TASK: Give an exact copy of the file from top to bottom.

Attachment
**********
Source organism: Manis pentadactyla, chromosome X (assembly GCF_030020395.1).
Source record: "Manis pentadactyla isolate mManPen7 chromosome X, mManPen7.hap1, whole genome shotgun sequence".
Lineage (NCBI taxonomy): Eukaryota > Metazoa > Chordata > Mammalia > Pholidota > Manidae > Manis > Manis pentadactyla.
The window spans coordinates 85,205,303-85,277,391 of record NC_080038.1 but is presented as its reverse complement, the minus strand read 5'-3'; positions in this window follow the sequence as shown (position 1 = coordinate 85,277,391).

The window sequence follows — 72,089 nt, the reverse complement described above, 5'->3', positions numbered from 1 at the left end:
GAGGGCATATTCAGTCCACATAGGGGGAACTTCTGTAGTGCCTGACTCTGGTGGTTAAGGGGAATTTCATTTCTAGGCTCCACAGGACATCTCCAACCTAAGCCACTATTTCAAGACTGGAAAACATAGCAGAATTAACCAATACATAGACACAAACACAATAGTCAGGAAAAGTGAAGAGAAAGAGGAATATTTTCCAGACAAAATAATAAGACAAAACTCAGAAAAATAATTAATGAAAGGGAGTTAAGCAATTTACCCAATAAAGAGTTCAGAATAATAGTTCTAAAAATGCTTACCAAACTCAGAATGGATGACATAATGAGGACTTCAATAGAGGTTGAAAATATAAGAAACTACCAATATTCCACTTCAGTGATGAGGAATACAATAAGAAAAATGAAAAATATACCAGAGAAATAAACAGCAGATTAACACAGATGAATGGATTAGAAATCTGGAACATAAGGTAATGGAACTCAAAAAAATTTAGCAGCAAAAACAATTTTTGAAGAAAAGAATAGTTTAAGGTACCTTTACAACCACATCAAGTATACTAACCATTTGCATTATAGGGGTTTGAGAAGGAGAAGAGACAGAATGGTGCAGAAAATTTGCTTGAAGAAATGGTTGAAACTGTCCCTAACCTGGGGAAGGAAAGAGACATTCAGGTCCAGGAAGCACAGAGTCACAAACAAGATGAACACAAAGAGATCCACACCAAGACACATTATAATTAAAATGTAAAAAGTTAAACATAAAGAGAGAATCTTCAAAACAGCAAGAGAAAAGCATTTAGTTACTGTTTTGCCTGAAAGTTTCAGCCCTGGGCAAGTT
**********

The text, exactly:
Source organism: Manis pentadactyla, chromosome X (assembly GCF_030020395.1).
Source record: "Manis pentadactyla isolate mManPen7 chromosome X, mManPen7.hap1, whole genome shotgun sequence".
Lineage (NCBI taxonomy): Eukaryota > Metazoa > Chordata > Mammalia > Pholidota > Manidae > Manis > Manis pentadactyla.
The window spans coordinates 85,205,303-85,277,391 of record NC_080038.1 but is presented as its reverse complement, the minus strand read 5'-3'; positions in this window follow the sequence as shown (position 1 = coordinate 85,277,391).

The window sequence follows — 72,089 nt, the reverse complement described above, 5'->3', positions numbered from 1 at the left end:
GAGGGCATATTCAGTCCACATAGGGGGAACTTCTGTAGTGCCTGACTCTGGTGGTTAAGGGGAATTTCATTTCTAGGCTCCACAGGACATCTCCAACCTAAGCCACTATTTCAAGACTGGAAAACATAGCAGAATTAACCAATACATAGACACAAACACAATAGTCAGGAAAAGTGAAGAGAAAGAGGAATATTTTCCAGACAAAATAATAAGACAAAACTCAGAAAAATAATTAATGAAAGGGAGTTAAGCAATTTACCCAATAAAGAGTTCAGAATAATAGTTCTAAAAATGCTTACCAAACTCAGAATGGATGACATAATGAGGACTTCAATAGAGGTTGAAAATATAAGAAACTACCAATATTCCACTTCAGTGATGAGGAATACAATAAGAAAAATGAAAAATATACCAGAGAAATAAACAGCAGATTAACACAGATGAATGGATTAGAAATCTGGAACATAAGGTAATGGAACTCAAAAAAATTTAGCAGCAAAAACAATTTTTGAAGAAAAGAATAGTTTAAGGTACCTTTACAACCACATCAAGTATACTAACCATTTGCATTATAGGGGTTTGAGAAGGAGAAGAGACAGAATGGTGCAGAAAATTTGCTTGAAGAAATGGTTGAAACTGTCCCTAACCTGGGGAAGGAAAGAGACATTCAGGTCCAGGAAGCACAGAGTCACAAACAAGATGAACACAAAGAGATCCACACCAAGACACATTATAATTAAAATGTAAAAAGTTAAACATAAAGAGAGAATCTTCAAAACAGCAAGAGAAAAGCATTTAGTTACTGTTTTGCCTGAAAGTTTCAGCCCTGGGCAAGTT